Presented By

In 1927 Charles Lindbergh became the first solo pilot to fly nonstop across the Atlantic. The flight not only made Lindbergh famous; it also created the perception that flying was safe and available to the common man. And it was all sparked by a reward–specifically, hotel owner Raymond Orteig’s offer of $25,000 to anyone who could fly across the Atlantic.

This is what’s known as an incentive prize, and unlike trophies, ribbons or even Nobel Peace Prizes, it is not subjective. It’s given to anyone who can hit a set of measurable targets, and in recent history it has been used to spur on spectacular feats of human endeavor, solve intractable problems and jump-start industries.

Consider the birth of the private space industry. In 1996, entrepreneur Peter Diamandis announced he would give $10 million to the first privately funded team that could build and fly a manned rocket into space twice in two weeks. He had two goals: one, to reignite his childhood passion for space exploration, and two, to create private alternatives to NASA, which had once been a maker of magic but had become costly and flawed.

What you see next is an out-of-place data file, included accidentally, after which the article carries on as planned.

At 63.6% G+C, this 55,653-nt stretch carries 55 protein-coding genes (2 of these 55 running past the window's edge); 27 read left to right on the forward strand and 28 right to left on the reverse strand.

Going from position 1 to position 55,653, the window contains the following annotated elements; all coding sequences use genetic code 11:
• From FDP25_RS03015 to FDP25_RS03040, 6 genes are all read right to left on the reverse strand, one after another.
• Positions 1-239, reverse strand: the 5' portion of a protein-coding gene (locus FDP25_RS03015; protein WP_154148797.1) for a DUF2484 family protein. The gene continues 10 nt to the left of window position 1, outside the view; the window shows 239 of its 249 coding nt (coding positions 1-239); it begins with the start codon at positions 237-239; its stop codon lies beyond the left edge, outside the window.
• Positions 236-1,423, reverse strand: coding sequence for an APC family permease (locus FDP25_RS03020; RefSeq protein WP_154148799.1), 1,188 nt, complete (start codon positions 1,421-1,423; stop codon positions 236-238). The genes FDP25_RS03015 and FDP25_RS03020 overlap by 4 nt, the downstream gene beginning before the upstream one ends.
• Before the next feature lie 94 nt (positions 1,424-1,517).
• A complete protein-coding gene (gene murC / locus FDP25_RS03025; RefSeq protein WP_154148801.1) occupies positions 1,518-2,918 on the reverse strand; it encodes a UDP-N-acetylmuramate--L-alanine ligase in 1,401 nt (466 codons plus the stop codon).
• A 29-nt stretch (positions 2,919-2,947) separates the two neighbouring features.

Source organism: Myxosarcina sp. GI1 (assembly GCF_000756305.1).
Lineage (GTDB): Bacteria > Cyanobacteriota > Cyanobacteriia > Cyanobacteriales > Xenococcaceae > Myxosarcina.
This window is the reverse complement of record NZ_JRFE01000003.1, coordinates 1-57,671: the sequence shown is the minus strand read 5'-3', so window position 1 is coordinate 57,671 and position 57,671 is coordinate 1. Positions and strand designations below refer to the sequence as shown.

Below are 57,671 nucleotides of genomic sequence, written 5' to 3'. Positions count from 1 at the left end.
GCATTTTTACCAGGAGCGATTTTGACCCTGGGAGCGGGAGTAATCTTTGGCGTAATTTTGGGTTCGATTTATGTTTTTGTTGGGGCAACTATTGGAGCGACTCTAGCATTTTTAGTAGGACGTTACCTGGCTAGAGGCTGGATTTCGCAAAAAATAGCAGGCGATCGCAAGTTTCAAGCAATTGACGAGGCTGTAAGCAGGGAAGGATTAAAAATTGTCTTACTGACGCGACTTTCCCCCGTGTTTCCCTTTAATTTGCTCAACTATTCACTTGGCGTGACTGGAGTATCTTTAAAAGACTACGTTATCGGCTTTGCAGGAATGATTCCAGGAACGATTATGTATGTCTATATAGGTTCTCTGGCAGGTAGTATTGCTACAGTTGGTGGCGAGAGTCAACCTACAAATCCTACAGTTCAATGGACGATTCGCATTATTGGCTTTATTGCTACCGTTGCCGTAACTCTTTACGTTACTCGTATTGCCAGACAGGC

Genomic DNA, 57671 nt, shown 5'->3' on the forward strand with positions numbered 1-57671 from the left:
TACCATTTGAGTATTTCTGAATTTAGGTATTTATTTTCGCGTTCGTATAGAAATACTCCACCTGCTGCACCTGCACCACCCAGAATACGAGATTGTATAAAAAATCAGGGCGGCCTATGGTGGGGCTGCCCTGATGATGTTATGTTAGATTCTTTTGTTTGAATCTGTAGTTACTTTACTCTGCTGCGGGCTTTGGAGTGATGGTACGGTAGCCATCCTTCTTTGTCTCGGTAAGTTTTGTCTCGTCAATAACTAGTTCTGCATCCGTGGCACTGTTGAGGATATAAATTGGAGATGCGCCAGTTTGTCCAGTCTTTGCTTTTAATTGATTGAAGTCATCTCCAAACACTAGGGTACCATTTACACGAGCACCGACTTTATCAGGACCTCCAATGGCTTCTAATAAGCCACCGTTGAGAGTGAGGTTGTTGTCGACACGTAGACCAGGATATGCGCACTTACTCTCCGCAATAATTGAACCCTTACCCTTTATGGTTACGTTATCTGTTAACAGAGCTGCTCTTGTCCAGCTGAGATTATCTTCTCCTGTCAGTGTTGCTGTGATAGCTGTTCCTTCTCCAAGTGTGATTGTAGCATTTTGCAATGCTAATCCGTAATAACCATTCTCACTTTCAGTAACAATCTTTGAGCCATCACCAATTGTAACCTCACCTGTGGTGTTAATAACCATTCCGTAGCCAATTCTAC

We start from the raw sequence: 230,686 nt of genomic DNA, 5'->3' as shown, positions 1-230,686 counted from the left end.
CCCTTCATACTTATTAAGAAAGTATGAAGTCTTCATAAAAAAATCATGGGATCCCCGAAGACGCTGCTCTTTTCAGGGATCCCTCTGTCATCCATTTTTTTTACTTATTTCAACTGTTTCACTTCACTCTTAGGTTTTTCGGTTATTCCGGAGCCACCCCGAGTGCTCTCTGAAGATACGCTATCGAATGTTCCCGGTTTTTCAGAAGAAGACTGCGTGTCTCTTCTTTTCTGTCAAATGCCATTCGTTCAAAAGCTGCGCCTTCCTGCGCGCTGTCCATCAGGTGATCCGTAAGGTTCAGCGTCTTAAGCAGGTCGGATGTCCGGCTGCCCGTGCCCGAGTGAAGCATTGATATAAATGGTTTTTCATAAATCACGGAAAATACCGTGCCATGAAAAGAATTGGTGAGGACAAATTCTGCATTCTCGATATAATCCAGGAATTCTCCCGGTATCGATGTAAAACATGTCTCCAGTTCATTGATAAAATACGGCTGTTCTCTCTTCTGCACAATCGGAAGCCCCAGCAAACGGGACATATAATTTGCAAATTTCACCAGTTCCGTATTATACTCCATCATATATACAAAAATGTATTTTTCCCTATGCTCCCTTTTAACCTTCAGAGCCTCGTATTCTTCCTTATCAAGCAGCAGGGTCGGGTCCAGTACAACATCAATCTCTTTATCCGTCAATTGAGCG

It took almost a decade, but he succeeded on both counts. In 2004, Diamandis awarded the $10 million Ansari XPRIZE to SpaceShipOne designer Burt Rutan and program backer Paul Allen. Allen, the Microsoft co-founder, later licensed the tech to Richard Branson, who created Virgin Galactic. Now private spaceflight is an industry worth billions–and it started with a $10 million bet.

Guthrie is the author of How to Make a Spaceship: A Band of Renegades, an Epic Race, and the Birth of Private Spaceflight

This appears in the October 03, 2016 issue of TIME.

More Must-Reads From TIME

Contact us at

You May Also Like